How to survive winter weather

BUNDLE+UP.+As+temperatures+continue+to+drop%2C+wearing+proper+layers+and+taking+precautions+continues+to+be+essential+to+getting+through+winter.+%5BThe+key+is%5D+just+adapting+to+being+outside+and+wearing+a+little+bit+of+comfy+or+warmer+clothing+in+general%2C%E2%80%9D+senior+Henry+Wertkin+said.

Kevin Chen

BUNDLE UP. As temperatures continue to drop, wearing proper layers and taking precautions continues to be essential to getting through winter. “[The key is] just adapting to being outside and wearing a little bit of comfy or warmer clothing in general,” senior Henry Wertkin said.

As it gets further into January, Minnesota winter begins to reach its peak, with temperatures possibly diving towards -4 degrees Fahrenheit. Because of this, SPA students are taking numerous measures in order to not only stay comfortable but stay safe.
There are many precautions one can take to stay safe during the winter. For students who drive, car maintenance is key. Checking the car battery, windshield wipers, and tire treads is not only sound advice but especially important during the cold. However, what if car maintenance fails? Then it’s time to turn to the most reliable methods of dealing with winter weather: layering and food.
According to the National Institute of Environmental Health Sciences, cold weather can have negative effects on one’s physical health in a variety of ways. Although car accidents from road and weather conditions are notable and unfortunately frequent this time of year, there are more subtle effects of cold weather that should not go unrecognized. Breathing extremely cold air can cause blood vessels to constrict, causing an increase in blood pressure and, if dire, a risk of heart attacks and stroke. If exposure to the cold becomes severe enough, it’s possible to experience acute hypothermia, with signs being stiffness in the neck, arms, and legs.
Whether it be extra blankets in the car in case of emergency or extra clothes worn during the walk to school or at home, layering is a simple way to protect oneself during the winter. Hot beverages or warm foods can also serve as a satisfying method of protection, as warm fluids, preferably those with more fat and no caffeine like hot chocolate, can increase your body temperature and give extra calories against the cold. But how do students at SPA apply this?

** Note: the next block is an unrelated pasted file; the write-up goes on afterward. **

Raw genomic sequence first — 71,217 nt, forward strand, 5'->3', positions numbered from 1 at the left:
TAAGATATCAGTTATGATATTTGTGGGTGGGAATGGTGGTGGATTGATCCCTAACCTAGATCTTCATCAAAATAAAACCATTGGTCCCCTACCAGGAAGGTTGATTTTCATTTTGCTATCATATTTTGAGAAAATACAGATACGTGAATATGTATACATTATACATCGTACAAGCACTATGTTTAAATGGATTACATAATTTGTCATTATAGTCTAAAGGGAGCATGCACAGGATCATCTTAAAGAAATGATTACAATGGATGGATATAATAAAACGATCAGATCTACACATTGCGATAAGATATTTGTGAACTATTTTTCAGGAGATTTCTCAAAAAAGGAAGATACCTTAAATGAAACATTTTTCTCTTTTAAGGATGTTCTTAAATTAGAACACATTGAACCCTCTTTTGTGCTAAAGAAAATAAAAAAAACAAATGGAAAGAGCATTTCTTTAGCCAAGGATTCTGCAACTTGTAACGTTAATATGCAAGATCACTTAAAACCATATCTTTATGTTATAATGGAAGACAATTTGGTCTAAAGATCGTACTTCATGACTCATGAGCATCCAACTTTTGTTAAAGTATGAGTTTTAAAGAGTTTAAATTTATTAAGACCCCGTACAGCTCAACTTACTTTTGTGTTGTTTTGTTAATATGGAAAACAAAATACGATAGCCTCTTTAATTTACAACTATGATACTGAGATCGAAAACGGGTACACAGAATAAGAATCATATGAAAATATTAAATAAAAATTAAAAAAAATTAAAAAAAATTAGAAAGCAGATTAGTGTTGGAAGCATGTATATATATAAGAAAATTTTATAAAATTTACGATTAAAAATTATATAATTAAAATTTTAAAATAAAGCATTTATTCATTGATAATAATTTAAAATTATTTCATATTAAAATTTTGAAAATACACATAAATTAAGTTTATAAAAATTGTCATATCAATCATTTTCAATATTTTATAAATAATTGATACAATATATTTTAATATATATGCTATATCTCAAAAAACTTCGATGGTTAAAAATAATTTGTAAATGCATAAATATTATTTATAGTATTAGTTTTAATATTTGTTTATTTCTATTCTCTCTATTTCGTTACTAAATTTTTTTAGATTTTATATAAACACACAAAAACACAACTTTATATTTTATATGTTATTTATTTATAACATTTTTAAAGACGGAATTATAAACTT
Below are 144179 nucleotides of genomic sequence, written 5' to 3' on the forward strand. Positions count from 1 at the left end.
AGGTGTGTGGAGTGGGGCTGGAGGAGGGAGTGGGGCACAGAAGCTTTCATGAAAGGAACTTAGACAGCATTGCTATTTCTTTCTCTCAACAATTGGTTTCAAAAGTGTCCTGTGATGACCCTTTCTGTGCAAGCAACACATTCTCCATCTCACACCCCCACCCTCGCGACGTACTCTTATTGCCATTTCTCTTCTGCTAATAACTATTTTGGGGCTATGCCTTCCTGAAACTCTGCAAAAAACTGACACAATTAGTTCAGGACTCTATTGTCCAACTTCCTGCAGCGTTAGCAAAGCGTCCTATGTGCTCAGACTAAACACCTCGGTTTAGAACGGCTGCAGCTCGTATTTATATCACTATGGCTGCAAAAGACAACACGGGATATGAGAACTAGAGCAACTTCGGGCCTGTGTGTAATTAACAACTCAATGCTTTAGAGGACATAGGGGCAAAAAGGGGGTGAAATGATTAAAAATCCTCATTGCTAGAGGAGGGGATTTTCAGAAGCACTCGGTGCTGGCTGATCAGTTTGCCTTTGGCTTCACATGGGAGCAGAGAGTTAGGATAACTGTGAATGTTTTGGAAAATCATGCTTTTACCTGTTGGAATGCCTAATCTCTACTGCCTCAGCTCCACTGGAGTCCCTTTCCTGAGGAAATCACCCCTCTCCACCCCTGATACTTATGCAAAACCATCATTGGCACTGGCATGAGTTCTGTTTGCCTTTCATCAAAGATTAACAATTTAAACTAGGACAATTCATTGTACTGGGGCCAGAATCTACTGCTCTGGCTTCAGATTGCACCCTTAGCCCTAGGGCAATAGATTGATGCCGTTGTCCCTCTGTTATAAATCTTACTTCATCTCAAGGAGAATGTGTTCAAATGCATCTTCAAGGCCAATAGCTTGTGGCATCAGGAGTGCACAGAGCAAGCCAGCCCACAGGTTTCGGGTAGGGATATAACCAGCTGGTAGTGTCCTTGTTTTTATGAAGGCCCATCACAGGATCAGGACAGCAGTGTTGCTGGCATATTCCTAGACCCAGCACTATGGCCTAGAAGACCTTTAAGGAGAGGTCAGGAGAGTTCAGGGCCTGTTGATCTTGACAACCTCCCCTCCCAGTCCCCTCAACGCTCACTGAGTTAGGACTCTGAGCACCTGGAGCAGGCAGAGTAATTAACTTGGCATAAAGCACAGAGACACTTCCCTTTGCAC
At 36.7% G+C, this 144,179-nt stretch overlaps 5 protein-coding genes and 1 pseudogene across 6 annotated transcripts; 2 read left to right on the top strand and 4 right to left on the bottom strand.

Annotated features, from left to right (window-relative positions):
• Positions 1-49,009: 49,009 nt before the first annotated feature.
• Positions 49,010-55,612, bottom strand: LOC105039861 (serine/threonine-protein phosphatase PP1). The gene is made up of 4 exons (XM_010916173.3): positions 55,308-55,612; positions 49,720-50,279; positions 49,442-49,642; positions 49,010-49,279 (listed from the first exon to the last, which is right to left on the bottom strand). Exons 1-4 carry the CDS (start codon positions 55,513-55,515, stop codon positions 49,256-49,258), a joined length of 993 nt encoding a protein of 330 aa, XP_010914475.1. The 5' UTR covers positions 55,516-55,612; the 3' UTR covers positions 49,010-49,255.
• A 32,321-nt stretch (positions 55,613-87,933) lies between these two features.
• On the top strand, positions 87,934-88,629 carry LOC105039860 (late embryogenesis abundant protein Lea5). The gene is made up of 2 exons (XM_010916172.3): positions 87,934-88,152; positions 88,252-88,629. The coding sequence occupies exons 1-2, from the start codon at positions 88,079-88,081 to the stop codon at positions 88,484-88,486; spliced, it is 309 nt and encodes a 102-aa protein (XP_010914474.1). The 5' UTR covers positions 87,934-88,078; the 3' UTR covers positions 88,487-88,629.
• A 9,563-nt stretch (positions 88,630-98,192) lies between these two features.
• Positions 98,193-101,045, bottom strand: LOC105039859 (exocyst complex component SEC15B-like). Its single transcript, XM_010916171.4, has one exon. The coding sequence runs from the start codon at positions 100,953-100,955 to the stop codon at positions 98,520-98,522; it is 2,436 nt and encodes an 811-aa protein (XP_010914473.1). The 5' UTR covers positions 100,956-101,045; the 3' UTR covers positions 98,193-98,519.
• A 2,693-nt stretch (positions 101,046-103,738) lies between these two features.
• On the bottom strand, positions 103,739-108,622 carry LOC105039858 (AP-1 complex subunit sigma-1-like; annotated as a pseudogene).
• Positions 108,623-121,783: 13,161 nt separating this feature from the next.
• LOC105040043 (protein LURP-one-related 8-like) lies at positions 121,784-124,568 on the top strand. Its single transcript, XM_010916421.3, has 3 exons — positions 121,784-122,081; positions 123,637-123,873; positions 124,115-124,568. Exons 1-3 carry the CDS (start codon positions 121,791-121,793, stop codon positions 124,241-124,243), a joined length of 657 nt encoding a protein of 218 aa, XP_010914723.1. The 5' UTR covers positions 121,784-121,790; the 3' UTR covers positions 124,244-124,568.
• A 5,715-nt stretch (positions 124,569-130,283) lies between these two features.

I pretty much always have my winter jacket with me, and that’s kind of the main thing, especially because I have a long commute to school.”

— Cooper McKinnon

Senior Henry Wertkin says the key to tackling the winter weather is “just adapting to being outside and wearing a little bit of comfy or warmer clothing in general.” As for his idea of adapting, Wertkin wears an undershirt, overshirt, and sweater at home, alongside a winter jacket when going to school. As for his diet, he incorporates borscht, an Eastern European beetroot stew, and other hearty meals like chicken noodle soup or mashed potatoes and pot roast to warm him up. Senior Cooper McKinnon recommends wearing scarfs and balaclavas for covering the ears and nose because protecting the head is crucial to warming the rest of the body.

“I pretty much always have my winter jacket with me, and that’s kind of the main thing, especially because I have a long commute to school. Otherwise, I could probably even get frostbite some of these days.” McKinnon said.
These suggestions are all backed by the National Institute of Health, which recommends wearing layers of loose clothing to trap air as an insulant. It’s also recommended to wear socks, slippers, scarves, and even hats indoors if it’s cold enough. These can prevent hypothermia, which is shivering and stiffness in the limbs or a body temperature of 95 degrees or lower. However, even layering is not the only thing that can be done to bolster oneself against the cold.
“I was told that if you’re outside, and it’s cold, it’s a good idea to keep on moving to make sure that you maintain your body heat.” senior Seth Grewe said.
It may seem strange, but outdoor exercise can be beneficial even during cold weather. This is because physical exercise can not only help bolster the immune system, which is great for preventing colds and other illnesses common in the winter. However, Grewe prefers not to stay outside for too long, and he wears long sleeve shirts and pants indoors to stay extra warm.
Even as temperatures plummet further, comfort can be found by wearing thick, warm clothes and enjoying hearty meals to keep yourself safe from the effects of cold air. With these tips, the long wait until the first day of spring will not just be tolerable but comfortable.